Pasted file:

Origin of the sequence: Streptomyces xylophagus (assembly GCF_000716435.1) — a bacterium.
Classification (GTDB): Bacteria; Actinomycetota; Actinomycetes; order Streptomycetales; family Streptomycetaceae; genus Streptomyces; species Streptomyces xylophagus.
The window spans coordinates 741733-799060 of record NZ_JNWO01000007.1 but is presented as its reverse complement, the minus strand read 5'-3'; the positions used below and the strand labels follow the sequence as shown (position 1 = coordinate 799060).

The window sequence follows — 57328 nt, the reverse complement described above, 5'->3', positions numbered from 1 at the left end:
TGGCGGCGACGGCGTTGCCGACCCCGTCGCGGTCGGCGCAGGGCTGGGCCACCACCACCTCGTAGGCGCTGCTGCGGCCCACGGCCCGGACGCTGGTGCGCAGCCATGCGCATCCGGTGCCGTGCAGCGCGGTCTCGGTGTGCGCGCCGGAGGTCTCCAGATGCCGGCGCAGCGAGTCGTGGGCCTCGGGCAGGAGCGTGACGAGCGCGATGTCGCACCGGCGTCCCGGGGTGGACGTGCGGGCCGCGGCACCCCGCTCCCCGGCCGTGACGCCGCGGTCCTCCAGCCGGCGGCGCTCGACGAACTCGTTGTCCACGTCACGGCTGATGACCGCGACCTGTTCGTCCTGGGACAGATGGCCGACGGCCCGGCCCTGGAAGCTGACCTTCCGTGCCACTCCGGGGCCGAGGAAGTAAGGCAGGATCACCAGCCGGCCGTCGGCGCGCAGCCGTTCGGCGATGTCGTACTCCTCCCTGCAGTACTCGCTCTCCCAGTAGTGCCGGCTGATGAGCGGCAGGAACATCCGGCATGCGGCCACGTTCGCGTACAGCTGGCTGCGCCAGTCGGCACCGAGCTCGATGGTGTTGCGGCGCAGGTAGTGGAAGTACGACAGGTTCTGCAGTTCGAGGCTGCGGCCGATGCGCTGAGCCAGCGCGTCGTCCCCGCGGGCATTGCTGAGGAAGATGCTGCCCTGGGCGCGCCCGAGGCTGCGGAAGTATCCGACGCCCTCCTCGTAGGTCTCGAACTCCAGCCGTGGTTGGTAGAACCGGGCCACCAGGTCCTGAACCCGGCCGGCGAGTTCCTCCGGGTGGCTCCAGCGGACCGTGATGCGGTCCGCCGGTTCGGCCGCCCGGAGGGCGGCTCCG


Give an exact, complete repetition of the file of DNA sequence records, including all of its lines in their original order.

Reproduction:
Origin of the sequence: Streptomyces xylophagus (assembly GCF_000716435.1) — a bacterium.
Classification (GTDB): Bacteria; Actinomycetota; Actinomycetes; order Streptomycetales; family Streptomycetaceae; genus Streptomyces; species Streptomyces xylophagus.
The window spans coordinates 741733-799060 of record NZ_JNWO01000007.1 but is presented as its reverse complement, the minus strand read 5'-3'; the positions used below and the strand labels follow the sequence as shown (position 1 = coordinate 799060).

The window sequence follows — 57328 nt, the reverse complement described above, 5'->3', positions numbered from 1 at the left end:
TGGCGGCGACGGCGTTGCCGACCCCGTCGCGGTCGGCGCAGGGCTGGGCCACCACCACCTCGTAGGCGCTGCTGCGGCCCACGGCCCGGACGCTGGTGCGCAGCCATGCGCATCCGGTGCCGTGCAGCGCGGTCTCGGTGTGCGCGCCGGAGGTCTCCAGATGCCGGCGCAGCGAGTCGTGGGCCTCGGGCAGGAGCGTGACGAGCGCGATGTCGCACCGGCGTCCCGGGGTGGACGTGCGGGCCGCGGCACCCCGCTCCCCGGCCGTGACGCCGCGGTCCTCCAGCCGGCGGCGCTCGACGAACTCGTTGTCCACGTCACGGCTGATGACCGCGACCTGTTCGTCCTGGGACAGATGGCCGACGGCCCGGCCCTGGAAGCTGACCTTCCGTGCCACTCCGGGGCCGAGGAAGTAAGGCAGGATCACCAGCCGGCCGTCGGCGCGCAGCCGTTCGGCGATGTCGTACTCCTCCCTGCAGTACTCGCTCTCCCAGTAGTGCCGGCTGATGAGCGGCAGGAACATCCGGCATGCGGCCACGTTCGCGTACAGCTGGCTGCGCCAGTCGGCACCGAGCTCGATGGTGTTGCGGCGCAGGTAGTGGAAGTACGACAGGTTCTGCAGTTCGAGGCTGCGGCCGATGCGCTGAGCCAGCGCGTCGTCCCCGCGGGCATTGCTGAGGAAGATGCTGCCCTGGGCGCGCCCGAGGCTGCGGAAGTATCCGACGCCCTCCTCGTAGGTCTCGAACTCCAGCCGTGGTTGGTAGAACCGGGCCACCAGGTCCTGAACCCGGCCGGCGAGTTCCTCCGGGTGGCTCCAGCGGACCGTGATGCGGTCCGCCGGTTCGGCCGCCCGGAGGGCGGCTCCG